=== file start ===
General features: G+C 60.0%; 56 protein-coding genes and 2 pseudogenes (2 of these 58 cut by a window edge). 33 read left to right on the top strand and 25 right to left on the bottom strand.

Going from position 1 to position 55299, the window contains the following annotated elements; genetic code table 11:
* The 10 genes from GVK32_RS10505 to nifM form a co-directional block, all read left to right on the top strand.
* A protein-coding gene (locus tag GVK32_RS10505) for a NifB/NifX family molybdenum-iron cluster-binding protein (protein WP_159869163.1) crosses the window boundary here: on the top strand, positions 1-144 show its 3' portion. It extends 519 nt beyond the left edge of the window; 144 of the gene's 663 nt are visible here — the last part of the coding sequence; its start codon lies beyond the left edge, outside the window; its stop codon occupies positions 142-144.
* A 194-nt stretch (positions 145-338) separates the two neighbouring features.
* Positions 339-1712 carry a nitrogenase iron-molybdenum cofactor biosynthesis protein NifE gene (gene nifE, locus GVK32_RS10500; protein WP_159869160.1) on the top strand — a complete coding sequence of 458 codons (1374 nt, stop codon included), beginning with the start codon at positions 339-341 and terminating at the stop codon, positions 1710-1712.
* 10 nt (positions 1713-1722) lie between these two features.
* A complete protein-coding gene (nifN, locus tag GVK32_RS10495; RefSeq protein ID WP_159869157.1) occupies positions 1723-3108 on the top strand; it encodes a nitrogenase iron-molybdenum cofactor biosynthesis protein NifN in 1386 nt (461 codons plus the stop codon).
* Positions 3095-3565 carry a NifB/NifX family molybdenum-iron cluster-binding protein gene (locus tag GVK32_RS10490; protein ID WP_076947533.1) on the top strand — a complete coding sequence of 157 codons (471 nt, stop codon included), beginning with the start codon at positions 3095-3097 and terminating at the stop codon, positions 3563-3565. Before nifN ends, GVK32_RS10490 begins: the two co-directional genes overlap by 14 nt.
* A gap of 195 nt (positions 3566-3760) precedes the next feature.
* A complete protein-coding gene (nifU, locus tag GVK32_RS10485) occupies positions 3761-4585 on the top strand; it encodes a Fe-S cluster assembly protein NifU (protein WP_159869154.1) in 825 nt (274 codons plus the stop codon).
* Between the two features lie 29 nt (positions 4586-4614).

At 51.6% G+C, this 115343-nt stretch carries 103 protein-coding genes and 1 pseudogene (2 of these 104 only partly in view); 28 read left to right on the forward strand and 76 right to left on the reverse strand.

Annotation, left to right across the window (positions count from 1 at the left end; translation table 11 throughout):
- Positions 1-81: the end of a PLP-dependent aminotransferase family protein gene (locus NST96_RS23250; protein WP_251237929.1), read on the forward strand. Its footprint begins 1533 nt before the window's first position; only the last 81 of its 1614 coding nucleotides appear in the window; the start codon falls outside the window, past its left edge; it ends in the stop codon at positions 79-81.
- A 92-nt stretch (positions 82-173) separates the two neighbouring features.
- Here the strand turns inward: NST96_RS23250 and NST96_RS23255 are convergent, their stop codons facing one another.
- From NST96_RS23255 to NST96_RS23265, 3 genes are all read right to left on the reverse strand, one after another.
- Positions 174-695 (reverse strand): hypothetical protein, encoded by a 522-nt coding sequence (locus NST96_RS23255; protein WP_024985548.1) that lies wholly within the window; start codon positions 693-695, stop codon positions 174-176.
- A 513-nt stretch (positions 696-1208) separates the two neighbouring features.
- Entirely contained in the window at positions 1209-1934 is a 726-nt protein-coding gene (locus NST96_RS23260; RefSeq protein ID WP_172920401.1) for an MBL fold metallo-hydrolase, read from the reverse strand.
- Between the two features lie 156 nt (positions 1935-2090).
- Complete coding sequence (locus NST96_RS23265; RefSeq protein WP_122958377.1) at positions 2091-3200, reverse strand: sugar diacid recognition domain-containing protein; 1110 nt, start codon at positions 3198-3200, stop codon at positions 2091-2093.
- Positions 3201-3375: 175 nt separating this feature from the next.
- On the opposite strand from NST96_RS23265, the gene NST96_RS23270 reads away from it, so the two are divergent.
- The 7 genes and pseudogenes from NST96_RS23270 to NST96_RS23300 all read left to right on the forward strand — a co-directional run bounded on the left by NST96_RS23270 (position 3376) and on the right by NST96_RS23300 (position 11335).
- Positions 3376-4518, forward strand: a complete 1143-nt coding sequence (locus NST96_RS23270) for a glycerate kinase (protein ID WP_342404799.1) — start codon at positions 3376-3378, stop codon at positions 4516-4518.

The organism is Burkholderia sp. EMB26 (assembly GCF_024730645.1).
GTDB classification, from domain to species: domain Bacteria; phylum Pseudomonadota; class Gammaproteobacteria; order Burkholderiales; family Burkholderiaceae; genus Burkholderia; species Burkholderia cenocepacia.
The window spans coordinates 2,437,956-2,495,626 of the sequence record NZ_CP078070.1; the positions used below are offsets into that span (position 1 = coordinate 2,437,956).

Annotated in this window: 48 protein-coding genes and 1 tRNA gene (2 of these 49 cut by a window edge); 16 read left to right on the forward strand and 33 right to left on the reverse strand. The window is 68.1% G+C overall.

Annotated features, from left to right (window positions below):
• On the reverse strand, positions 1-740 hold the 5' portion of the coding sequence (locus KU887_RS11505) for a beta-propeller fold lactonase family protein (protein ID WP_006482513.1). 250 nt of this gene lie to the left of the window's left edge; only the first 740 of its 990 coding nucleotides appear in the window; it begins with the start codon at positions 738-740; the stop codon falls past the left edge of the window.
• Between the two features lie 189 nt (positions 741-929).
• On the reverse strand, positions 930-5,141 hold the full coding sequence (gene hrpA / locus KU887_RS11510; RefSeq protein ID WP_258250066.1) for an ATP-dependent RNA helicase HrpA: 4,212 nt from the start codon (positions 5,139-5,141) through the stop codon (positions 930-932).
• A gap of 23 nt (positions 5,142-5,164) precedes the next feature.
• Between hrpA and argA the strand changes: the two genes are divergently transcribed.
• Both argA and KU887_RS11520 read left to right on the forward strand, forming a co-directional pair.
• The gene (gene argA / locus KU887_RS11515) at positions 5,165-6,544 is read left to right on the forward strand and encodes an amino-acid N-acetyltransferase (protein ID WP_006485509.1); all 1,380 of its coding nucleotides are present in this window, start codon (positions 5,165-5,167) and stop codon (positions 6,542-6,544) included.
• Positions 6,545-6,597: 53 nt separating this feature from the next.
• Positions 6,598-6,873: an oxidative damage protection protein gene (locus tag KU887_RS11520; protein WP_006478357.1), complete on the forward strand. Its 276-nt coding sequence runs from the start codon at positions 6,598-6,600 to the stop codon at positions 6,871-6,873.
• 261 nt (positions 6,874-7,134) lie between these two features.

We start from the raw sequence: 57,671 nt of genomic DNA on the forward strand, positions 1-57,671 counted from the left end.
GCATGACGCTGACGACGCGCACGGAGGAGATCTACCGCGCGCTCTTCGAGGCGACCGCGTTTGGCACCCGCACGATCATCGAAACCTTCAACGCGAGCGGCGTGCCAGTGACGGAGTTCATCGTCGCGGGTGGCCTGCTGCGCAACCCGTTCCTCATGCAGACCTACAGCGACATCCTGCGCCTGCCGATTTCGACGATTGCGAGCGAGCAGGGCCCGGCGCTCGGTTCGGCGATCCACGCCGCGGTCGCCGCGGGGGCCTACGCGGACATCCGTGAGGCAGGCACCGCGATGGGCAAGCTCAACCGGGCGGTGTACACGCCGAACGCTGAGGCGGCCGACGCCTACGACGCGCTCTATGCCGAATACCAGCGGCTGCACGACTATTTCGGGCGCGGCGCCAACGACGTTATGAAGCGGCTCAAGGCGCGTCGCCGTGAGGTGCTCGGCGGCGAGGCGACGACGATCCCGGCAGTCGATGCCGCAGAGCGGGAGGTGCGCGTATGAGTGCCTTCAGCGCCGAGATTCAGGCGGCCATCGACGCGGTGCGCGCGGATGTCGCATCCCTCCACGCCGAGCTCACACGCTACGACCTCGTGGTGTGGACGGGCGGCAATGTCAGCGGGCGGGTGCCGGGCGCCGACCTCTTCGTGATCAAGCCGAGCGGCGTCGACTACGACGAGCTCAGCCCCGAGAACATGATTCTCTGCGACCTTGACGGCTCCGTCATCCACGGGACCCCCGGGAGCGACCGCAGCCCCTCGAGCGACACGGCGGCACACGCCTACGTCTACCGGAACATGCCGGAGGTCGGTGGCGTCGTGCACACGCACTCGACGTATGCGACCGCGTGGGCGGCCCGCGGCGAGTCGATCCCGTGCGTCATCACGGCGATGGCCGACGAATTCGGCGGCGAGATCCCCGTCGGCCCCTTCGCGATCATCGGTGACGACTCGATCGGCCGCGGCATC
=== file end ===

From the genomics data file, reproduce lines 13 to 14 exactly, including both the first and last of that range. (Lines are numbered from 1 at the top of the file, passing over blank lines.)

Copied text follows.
At 51.6% G+C, this 115343-nt stretch carries 103 protein-coding genes and 1 pseudogene (2 of these 104 only partly in view); 28 read left to right on the forward strand and 76 right to left on the reverse strand.

Annotation, left to right across the window (positions count from 1 at the left end; translation table 11 throughout):